- Outlook latency – we need to measure the performance of our key applications in-session, so this KPI is appropriate because it measures the latency between the Outlook client and any other system outside of the session. Because FSLogix maps a VHD, this should be seen as “local” to the session and show lower latency, which would translate into better application performance
Here are some of the insights that PIA provided for us with regard to FSLogix, and this is an example of just how Insentra and FSLogix together could also work for your enterprise.
Lab 1 – XenApp 7.6 published desktops on Server 2012 R2, 200 users over 5 day monitoring period
We can see a full 31% improvement in the logon time KPI.
Outlook launch times
There is a 51% improvement in Outlook launch time KPI.
45% improvement with regard to the Outlook latency KPI.
Service quality / user experience
There was an overall improvement of 14% in total service quality, and within this increase, we observed most of the improvements around disk and latency.
Lab 2 – Microsoft RDSH published desktops on Server 2012 R2, 450 users over 5 day monitoring period
There was a 23% improvement in the logon time KPI.
Outlook load times
Outlook load time KPI was improved by 23%.
Latency KPI showed an improvement of 13%.
Service quality / user experience
The overall service quality / user experience metric improved by 49%.
So now we’ve got all the stats, it’s up to us how we interpret them, but what we can see is that with the FSLogix solution enabled we have improvements in all of our key performance indicators. Given that lab environments with test users are often quite simple, it’s important that we see improvement, because that can only increase when it is scaled to large numbers of “real” users. Interestingly, the improvement in service quality (49%) on RDSH was way higher than that viewed on XenApp (13%). This is probably because XenApp itself makes some improvements around the handling of system resources and the user experience, making it much less of a marked increase when FSLogix was applied to a XenApp endpoint. But XenApp or not, we can see that the performance is better in every area, which is an important first step in building out our business case.
The real world and “user entropy”
Once you move away from test environments – which are by their nature very clean and uniform – into the “real” world, you start to see more noticeable improvements. Some of the FSLogix guys refer to this phenomenon as “Windows rot”, the unpredictable nature of endpoints once they start layering swathes of applications and processes on top of the underlying system. I prefer the term “user entropy” – the decline into disorder you get as users are let loose on the provisioned environment. Whichever term you prefer, it definitely is something you will become only too familiar with. Take a look at the before-and-after statistics we’ve collected in this way with a real-world production deployment of the FSLogix solution…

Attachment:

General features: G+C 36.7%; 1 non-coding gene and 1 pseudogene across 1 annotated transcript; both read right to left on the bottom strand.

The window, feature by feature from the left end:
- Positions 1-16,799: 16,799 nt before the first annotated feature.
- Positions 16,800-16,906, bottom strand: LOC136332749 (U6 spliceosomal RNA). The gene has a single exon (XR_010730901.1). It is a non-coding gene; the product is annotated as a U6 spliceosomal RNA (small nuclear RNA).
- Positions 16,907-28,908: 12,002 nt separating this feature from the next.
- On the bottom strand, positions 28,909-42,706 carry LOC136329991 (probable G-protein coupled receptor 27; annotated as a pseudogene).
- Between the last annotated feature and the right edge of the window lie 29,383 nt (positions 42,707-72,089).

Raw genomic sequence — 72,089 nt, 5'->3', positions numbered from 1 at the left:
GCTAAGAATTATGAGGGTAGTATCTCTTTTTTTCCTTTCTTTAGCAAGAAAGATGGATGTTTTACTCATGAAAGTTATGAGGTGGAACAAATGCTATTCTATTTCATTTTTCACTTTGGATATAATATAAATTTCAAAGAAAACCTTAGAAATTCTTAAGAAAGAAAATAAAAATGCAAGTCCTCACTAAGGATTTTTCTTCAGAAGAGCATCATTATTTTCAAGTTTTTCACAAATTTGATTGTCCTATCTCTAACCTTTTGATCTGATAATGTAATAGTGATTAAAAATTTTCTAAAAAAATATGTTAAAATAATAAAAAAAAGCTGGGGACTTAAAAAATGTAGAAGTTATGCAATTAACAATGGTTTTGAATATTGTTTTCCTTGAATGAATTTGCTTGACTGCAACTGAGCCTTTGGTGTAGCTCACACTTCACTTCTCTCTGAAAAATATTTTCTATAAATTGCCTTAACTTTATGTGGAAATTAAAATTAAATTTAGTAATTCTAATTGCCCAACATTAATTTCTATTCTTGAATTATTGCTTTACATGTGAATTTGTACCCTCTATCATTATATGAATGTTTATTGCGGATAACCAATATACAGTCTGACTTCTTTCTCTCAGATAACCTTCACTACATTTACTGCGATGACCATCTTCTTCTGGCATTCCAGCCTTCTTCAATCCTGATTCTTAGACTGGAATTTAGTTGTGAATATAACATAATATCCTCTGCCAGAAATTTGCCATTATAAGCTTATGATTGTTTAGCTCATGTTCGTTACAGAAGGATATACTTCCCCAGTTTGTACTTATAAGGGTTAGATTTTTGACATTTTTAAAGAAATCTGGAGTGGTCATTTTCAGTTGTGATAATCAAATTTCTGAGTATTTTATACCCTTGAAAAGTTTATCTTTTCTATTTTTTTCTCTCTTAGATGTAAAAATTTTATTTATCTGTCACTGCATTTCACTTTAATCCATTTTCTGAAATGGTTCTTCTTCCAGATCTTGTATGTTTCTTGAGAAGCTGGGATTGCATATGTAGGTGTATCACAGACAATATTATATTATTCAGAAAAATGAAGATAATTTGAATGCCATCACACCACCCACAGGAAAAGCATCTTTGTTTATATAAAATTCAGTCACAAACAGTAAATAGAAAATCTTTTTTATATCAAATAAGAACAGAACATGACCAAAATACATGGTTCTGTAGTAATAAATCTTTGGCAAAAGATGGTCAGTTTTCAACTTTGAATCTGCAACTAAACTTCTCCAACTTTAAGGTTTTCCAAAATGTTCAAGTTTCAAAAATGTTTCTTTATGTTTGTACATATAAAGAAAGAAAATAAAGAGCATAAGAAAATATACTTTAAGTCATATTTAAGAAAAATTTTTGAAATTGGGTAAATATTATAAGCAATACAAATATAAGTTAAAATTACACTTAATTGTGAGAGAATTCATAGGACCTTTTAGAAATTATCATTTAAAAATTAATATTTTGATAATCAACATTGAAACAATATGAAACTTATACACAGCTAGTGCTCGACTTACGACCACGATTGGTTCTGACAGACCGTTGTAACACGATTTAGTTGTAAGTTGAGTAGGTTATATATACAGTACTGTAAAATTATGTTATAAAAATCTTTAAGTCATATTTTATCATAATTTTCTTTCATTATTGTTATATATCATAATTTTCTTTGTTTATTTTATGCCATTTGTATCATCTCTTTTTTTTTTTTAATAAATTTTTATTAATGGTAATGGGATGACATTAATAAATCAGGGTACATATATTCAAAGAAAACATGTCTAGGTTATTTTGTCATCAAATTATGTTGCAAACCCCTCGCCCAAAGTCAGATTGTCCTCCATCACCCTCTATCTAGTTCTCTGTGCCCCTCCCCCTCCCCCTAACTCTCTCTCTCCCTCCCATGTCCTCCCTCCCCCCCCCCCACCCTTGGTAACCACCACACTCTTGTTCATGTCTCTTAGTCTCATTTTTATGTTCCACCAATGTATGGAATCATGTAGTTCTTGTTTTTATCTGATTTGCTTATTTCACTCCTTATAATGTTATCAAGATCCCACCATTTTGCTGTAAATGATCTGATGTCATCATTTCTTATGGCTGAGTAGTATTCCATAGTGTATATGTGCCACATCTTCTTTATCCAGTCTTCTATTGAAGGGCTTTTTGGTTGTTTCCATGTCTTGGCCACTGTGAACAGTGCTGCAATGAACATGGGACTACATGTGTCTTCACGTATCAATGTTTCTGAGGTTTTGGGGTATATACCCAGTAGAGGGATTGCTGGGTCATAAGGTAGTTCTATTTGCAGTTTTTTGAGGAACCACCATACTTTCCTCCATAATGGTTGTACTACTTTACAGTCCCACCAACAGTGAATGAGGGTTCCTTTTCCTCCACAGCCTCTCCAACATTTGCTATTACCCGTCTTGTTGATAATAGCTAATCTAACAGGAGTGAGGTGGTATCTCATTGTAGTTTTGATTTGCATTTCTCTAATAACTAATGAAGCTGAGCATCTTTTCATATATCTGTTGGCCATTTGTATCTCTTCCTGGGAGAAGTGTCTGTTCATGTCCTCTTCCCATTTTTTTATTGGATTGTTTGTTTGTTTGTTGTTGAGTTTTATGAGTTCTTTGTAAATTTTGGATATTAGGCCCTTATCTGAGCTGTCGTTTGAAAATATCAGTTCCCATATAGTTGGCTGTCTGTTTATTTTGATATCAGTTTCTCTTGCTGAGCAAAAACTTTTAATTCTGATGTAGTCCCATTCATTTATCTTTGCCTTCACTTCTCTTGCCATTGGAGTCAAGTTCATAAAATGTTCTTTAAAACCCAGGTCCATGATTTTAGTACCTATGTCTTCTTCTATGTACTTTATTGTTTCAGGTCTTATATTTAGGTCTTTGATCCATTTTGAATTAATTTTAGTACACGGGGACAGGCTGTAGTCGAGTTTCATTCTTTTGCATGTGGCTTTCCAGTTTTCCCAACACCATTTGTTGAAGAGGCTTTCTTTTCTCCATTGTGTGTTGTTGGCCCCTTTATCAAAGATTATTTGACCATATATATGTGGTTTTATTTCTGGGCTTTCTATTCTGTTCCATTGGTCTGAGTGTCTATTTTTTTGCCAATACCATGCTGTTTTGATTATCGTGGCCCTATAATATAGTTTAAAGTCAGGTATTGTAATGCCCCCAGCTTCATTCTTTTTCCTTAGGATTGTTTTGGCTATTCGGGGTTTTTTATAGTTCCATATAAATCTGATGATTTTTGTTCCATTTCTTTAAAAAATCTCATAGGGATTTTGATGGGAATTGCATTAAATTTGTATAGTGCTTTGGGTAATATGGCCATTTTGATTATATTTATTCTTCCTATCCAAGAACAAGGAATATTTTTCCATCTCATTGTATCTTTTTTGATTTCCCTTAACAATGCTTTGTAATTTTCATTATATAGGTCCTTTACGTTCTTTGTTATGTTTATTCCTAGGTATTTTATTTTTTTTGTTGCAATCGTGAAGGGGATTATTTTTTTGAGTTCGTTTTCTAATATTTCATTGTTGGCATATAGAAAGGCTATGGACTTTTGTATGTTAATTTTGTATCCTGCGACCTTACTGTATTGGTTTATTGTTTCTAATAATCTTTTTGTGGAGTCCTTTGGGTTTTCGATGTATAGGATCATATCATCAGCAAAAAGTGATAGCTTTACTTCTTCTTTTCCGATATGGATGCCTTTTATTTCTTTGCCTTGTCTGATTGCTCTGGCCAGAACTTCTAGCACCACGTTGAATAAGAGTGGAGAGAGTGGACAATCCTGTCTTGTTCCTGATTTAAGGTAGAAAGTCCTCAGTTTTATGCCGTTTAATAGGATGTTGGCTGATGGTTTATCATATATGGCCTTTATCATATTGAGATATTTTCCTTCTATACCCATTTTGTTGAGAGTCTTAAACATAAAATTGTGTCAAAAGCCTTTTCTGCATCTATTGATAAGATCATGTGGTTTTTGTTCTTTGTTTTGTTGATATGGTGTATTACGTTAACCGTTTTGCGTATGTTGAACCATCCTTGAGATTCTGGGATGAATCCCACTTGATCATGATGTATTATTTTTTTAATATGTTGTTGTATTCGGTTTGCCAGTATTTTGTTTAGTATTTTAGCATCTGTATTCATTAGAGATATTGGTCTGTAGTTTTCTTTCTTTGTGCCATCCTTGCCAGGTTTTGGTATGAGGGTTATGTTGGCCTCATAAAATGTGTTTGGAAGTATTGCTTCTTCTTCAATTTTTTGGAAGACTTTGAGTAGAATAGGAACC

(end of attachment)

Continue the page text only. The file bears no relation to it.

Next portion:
…and you can see what we are talking about. We can observe percentage improvements of between 50% and a mammoth 95% in the customer-designated KPIs. That is the sort of incredible improvement that makes a huge difference not just in productivity but also user faith in the enterprise environment, and more than justifies the effort put into the solution which has made this possible.
In much the same way as the challenges from members of the public to justify the “war on speed” made the government commission big surveys from the TRL, IT departments need to be challenging software vendors to show exactly how their solutions make the improvements that they’re claiming as benefits.
But we want to throw that challenge back the customer way a little bit. We are going to challenge you to put FSLogix’s software and Insentra’s PIA service together in your environment, on a small scale or large, and have a look at the benefits that you get. If you don’t see those improvements, then lift the solutions back out. It’s a simple as that.
What you will get is:-
- Simplified management of applications and profiles
- Improvement of in-session performance and user experience
- A solution to the common problems of Office365 deployments (such as poor performance of Outlook, Skype for Business and OneDrive)
- Monitoring of specific KPIs customized to your enterprise’s needs
- A cloud or on-premises based monitoring solution that requires no infrastructure, training or specialist skills
- Proactive alerting of issues within your environment
- The potential to back up business cases with real-time data and analytics
- More time for IT teams to spend on innovating and enabling the business
If you don’t see these improvements, then you simply don’t continue to consume the services or use the software. Straightforward, simple, no strings attached. And that’s the way modern IT environments should be.
So to draw the last drop of blood out of my motoring analogy, you want your IT environment to go from being something like this…
…to something like this…(although, it should be stressed, not with a comparable price tag!)
In my humble opinion, adopting technologies like those of FSLogix alongside services like Insentra’s PIA is a large step forward to achieving this level of enterprise nirvana. It’s a win-win – what’s stopping you getting involved?\